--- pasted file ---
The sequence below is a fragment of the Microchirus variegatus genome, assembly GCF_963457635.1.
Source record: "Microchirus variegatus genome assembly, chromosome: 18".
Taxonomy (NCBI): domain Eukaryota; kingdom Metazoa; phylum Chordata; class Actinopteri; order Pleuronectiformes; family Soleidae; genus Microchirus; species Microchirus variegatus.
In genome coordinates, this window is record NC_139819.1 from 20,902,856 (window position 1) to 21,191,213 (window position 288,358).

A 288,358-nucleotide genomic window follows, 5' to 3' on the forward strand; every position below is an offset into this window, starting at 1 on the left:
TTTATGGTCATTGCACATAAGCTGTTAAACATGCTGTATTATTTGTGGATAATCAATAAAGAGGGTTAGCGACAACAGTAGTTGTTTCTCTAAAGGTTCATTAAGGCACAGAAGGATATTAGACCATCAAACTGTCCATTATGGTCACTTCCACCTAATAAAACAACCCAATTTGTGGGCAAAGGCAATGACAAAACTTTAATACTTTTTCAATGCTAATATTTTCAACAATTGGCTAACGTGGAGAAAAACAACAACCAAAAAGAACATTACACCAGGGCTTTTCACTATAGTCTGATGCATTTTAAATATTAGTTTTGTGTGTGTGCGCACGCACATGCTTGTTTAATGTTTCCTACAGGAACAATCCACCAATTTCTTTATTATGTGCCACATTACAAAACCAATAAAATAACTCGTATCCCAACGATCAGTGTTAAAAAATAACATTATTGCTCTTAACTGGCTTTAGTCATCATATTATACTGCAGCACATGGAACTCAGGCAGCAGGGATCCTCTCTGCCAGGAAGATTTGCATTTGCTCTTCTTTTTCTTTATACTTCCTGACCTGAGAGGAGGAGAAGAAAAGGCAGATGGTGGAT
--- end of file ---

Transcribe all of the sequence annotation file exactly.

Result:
The sequence below is a fragment of the Microchirus variegatus genome, assembly GCF_963457635.1.
Source record: "Microchirus variegatus genome assembly, chromosome: 18".
Taxonomy (NCBI): domain Eukaryota; kingdom Metazoa; phylum Chordata; class Actinopteri; order Pleuronectiformes; family Soleidae; genus Microchirus; species Microchirus variegatus.
In genome coordinates, this window is record NC_139819.1 from 20,902,856 (window position 1) to 21,191,213 (window position 288,358).

A 288,358-nucleotide genomic window follows, 5' to 3' on the forward strand; every position below is an offset into this window, starting at 1 on the left:
TTTATGGTCATTGCACATAAGCTGTTAAACATGCTGTATTATTTGTGGATAATCAATAAAGAGGGTTAGCGACAACAGTAGTTGTTTCTCTAAAGGTTCATTAAGGCACAGAAGGATATTAGACCATCAAACTGTCCATTATGGTCACTTCCACCTAATAAAACAACCCAATTTGTGGGCAAAGGCAATGACAAAACTTTAATACTTTTTCAATGCTAATATTTTCAACAATTGGCTAACGTGGAGAAAAACAACAACCAAAAAGAACATTACACCAGGGCTTTTCACTATAGTCTGATGCATTTTAAATATTAGTTTTGTGTGTGTGCGCACGCACATGCTTGTTTAATGTTTCCTACAGGAACAATCCACCAATTTCTTTATTATGTGCCACATTACAAAACCAATAAAATAACTCGTATCCCAACGATCAGTGTTAAAAAATAACATTATTGCTCTTAACTGGCTTTAGTCATCATATTATACTGCAGCACATGGAACTCAGGCAGCAGGGATCCTCTCTGCCAGGAAGATTTGCATTTGCTCTTCTTTTTCTTTATACTTCCTGACCTGAGAGGAGGAGAAGAAAAGGCAGATGGTGGAT